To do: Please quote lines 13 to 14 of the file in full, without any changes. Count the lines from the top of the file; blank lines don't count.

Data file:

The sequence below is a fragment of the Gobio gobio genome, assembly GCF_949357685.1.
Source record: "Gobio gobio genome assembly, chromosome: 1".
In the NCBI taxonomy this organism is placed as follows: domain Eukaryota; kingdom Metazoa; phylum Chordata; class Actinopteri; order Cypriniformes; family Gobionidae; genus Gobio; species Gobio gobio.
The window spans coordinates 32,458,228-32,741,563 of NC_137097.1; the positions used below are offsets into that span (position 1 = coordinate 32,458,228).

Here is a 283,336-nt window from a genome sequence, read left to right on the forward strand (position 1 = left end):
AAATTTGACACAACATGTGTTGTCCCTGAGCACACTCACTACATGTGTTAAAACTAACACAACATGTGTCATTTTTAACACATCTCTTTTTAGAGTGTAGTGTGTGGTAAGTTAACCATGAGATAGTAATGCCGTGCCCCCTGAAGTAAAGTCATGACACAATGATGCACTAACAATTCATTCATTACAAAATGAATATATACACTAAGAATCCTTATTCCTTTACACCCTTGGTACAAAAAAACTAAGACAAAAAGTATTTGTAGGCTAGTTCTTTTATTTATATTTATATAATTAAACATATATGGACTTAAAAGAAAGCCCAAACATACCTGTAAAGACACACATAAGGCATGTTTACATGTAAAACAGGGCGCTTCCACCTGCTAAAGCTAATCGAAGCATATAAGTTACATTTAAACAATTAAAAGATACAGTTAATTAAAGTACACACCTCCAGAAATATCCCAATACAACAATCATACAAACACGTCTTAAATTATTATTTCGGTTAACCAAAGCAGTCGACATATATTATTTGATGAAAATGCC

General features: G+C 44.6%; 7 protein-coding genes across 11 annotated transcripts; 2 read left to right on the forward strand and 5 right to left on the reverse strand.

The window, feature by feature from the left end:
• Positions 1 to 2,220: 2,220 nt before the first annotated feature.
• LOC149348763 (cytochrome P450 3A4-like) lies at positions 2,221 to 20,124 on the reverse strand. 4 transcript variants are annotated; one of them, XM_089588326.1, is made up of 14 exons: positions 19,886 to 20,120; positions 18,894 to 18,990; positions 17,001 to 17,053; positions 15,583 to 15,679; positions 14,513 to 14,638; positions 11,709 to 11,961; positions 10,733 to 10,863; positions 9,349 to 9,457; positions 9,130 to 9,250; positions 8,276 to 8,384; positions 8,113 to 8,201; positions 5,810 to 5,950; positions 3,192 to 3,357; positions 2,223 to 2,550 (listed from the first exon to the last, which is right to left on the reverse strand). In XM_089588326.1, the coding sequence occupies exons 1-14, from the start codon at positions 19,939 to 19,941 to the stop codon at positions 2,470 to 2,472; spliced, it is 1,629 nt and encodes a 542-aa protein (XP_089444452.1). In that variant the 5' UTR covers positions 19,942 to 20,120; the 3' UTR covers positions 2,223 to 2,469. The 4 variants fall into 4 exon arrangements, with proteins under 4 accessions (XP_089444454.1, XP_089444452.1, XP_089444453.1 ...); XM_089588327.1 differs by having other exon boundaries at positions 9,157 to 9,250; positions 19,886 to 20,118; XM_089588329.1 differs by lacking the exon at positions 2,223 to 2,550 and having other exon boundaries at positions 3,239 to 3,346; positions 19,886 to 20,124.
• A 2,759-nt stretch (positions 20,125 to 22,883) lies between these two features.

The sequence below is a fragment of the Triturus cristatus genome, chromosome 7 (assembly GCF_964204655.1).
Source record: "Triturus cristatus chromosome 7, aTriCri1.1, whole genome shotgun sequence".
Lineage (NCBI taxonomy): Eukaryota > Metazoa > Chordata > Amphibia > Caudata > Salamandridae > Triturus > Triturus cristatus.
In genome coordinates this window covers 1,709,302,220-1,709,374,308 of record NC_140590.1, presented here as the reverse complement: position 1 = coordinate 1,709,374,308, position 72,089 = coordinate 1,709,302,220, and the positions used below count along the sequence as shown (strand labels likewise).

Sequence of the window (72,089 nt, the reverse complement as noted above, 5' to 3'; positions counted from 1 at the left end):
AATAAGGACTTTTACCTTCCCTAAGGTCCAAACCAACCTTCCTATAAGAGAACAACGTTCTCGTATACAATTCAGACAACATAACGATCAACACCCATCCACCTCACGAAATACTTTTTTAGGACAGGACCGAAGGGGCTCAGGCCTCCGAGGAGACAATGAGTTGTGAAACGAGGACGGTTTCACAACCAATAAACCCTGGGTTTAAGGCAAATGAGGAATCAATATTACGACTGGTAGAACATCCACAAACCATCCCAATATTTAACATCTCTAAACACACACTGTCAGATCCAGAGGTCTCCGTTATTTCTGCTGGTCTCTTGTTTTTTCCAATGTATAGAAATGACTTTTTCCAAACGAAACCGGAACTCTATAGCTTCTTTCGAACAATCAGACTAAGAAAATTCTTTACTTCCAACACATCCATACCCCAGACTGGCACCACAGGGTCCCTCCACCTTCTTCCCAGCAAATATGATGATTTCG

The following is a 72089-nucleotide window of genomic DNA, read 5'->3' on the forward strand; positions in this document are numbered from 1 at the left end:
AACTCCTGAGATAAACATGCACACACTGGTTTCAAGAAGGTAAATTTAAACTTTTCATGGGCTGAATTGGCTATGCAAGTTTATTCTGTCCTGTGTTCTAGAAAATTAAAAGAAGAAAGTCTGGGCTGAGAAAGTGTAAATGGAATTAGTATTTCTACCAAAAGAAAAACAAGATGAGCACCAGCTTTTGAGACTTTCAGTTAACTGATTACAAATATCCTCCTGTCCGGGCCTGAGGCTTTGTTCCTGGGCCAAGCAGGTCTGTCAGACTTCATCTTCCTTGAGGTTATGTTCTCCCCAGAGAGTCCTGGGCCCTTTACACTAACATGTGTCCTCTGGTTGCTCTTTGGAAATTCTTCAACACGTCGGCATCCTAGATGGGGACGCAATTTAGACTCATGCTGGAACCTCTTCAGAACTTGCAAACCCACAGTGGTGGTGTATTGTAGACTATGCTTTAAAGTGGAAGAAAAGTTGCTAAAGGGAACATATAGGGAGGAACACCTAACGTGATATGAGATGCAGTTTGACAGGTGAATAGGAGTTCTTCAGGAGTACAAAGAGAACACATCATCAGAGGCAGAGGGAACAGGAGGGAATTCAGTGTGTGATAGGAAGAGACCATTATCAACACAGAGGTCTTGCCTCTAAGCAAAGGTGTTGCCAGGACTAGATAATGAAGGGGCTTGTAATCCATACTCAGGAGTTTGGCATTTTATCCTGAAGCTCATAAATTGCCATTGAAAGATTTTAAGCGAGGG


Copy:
Source record: "Triturus cristatus chromosome 7, aTriCri1.1, whole genome shotgun sequence".
Lineage (NCBI taxonomy): Eukaryota > Metazoa > Chordata > Amphibia > Caudata > Salamandridae > Triturus > Triturus cristatus.